The disclosure that U.S. funds supported controversial research—and the failure to acknowledge that—deepened distrust of Fauci and the Biden administration.
The minority leader's critics are howling that he allowed Democrats to delay reconciliation until December. But he's playing the long game—as always.
The administration's massive spending bill is "paid for" by future tax increases. That argument works in D.C., if not in real life.
The vice president is the obvious candidate to follow Joe Biden. But she's not popular, and the California governor now looks like a stronger candidate.
The CDC has rejected Xlear's requests, saying one of the studies the company offered "presents no hard evidence ...in terms of viral load reduction."
Like the attack on the U.S. embassy in Libya or the crash of Desert One near Tehran, the disastrous Afghanistan pullout will do serious political damage.
The Japanese leader loved the skateboarding competition. Now he has to keep his balance in coordinating with the U.S. against Chinese cyber, trade threats.
Xi Jinping hasn't kept his promise to play by the rules. Can the U.S. and Japan pressure Beijing—or should companies take their losses and pull out?
"We have to judge to what extent we can tolerate confiscation," says the Suntory CEO. "And I believe we have to decide sooner or later."
U.S. policymakers were sure that if China opened economically, political freedom would follow. Maybe it's time for a Mao Zedong-style self-criticism session.
With Israel continuing to pummel Hamas, and growing support for Palestinians within his own party, Biden seemed to have no good options. Yet he comes out of the crisis with more freedom to do what he actually wants: Seek a deal with Iran.
Japanese Prime Minister Suga was the first foreign leader to visit the Biden White House. Their shared concern: the challenge of containing an increasingly restive Beijing.
The Japanese leader dismissed speculation his government was considering delaying or canceling the games, with fewer than 100 days remaining before their scheduled start.
The former South Carolina governor and UN ambassador—the Indian-American daughter of immigrants—could offer "Trumpism without Trump" and be a fearsome challenger to Kamala Harris.
"No one should be surprised that Donald Trump is not going to do what the mainstream media wants him to do," says a senior campaign official.
The Trump administration's success in brokering an agreement between Israel and the UAE "has changed everyone's attitude," Kushner told Newsweek.
The former vice president's team argues that Donald Trump may talk tough on China, but their man will actually hold the PRC to account.
Donald Trump's senior adviser explains how he operates in shaping Trump's presidency. Will his efforts be enough to win a second term for his father-in-law?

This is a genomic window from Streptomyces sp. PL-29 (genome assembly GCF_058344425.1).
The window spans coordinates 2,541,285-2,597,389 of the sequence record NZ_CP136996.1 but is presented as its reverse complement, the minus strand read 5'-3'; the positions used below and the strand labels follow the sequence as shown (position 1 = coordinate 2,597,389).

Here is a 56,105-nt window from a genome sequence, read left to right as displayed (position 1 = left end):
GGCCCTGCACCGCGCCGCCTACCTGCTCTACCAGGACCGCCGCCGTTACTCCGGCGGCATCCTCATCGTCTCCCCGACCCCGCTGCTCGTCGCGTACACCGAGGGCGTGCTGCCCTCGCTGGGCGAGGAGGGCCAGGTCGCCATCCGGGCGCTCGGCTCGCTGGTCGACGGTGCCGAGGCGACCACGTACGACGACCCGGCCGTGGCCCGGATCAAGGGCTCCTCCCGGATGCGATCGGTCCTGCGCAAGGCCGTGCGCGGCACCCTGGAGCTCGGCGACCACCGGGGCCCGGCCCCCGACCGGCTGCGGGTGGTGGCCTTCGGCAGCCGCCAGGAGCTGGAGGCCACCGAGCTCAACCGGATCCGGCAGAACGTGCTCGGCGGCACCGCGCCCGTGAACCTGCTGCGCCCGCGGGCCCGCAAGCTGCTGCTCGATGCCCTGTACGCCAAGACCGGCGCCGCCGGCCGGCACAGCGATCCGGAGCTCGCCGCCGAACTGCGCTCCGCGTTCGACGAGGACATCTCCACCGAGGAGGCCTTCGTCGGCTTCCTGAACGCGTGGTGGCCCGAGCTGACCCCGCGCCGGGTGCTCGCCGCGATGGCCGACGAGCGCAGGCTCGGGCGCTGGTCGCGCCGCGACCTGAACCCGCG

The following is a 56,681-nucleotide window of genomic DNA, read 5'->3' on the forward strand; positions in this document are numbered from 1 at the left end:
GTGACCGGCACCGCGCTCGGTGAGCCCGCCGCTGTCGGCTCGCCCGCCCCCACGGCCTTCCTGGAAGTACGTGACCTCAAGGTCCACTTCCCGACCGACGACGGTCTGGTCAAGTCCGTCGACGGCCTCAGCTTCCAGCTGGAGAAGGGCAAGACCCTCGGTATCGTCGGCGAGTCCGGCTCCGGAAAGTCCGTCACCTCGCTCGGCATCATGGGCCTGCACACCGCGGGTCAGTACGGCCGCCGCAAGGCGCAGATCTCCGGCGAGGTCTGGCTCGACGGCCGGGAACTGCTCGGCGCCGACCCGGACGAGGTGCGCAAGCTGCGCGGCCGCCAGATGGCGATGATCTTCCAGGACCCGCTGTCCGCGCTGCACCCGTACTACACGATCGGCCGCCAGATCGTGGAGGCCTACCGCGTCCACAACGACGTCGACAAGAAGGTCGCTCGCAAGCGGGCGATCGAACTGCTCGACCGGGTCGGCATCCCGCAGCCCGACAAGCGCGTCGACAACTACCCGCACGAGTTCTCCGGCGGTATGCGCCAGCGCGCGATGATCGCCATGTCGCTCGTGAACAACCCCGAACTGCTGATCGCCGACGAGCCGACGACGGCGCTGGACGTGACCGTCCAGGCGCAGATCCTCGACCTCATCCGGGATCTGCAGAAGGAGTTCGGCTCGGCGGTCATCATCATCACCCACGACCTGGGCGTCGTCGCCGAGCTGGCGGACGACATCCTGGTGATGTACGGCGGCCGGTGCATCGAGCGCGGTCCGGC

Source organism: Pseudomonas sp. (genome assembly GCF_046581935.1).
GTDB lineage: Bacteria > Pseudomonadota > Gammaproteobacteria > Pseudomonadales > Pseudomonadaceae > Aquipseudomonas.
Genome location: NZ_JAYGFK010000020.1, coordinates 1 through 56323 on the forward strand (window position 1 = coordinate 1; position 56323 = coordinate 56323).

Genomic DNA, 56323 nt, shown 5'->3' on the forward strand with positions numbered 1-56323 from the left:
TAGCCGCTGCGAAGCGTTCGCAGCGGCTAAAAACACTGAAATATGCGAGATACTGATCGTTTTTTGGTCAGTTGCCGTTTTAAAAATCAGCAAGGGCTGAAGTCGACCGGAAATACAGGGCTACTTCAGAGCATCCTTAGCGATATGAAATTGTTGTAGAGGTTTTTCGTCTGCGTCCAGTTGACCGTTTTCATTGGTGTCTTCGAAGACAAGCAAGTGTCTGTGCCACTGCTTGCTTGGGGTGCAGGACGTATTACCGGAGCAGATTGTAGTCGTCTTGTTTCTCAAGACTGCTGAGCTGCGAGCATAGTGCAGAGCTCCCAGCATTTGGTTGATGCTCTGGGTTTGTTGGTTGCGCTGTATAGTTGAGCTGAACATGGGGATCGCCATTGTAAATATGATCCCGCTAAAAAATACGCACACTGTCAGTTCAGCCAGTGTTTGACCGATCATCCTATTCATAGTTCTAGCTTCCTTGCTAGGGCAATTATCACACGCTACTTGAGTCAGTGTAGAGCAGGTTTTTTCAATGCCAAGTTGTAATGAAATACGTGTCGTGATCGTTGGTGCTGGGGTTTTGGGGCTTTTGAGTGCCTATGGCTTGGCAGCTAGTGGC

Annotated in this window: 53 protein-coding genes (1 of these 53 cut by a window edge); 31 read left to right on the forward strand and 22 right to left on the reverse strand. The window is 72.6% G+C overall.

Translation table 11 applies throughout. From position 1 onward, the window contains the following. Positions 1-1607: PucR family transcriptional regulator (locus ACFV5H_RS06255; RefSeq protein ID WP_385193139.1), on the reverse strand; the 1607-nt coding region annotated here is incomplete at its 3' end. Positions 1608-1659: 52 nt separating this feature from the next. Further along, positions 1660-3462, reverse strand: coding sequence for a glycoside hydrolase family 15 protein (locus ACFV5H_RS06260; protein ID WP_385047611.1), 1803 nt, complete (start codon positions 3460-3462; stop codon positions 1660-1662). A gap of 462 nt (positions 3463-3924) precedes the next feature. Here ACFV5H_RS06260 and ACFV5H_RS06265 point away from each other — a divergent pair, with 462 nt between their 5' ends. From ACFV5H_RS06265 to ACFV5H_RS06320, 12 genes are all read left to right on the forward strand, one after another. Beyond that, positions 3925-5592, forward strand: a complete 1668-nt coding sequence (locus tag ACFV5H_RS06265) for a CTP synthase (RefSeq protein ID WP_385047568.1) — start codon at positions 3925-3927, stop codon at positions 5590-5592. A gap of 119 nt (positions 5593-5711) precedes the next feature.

In a wide-ranging interview, the president's senior adviser (and son-in-law) discussed his work on criminal justice reform, the COVID-19 crisis and why African Americans should vote for Trump.
Jared Kushner now holds daily meetings with the president and staff to fix the floundering re-election campaign. But the pandemic is limiting their options.
2020 has become the COVID-19 Election. How Trump handles the crisis—and how he is perceived to handle it—will likely determine whether he is re elected.
Depending on where you fall on the red-to-blue spectrum, Durham is either an avenging angel, come to right the wrongs inflicted on Donald Trump—or a deeply untrustworthy partisan hack, tasked to do the dirty work of an allegedly illegitimate president and his attorney general sidekick.
Mitt Romney, Joni Ernst, Susan Collins, Lisa Murkowski: If more than a couple of GOP senators say they intend to vote against Trump, a flood of Republican senators could turn against the president.
The president is the "ultimate counterpuncher" with a long, litigious history. But even if impeachment falters, will Trump Exhaustion Syndrome bring him down?
They see themselves as rebels, standing up against a suffocating progressive culture. Do these young Trump supporters hold the key to 2020?
A clumsy crackdown that evokes Tiananmen Square, President Xi Jinping would have to know, would be a disaster for Beijing.
Big business made China great by bending to Beijing's will. Here's how it all happened.
Now on the sidelines, the Clintons offer cut-rate speaking tours and muse about what might have been.
Even a flicker of the notion that the leadership was jumping at the behest of a foreign power is politically toxic in China.
Since the start of the tit-for-tat tariff war two years ago, Beijing has made it clear to Washington that it would not negotiate "with a gun" to its head. Now what?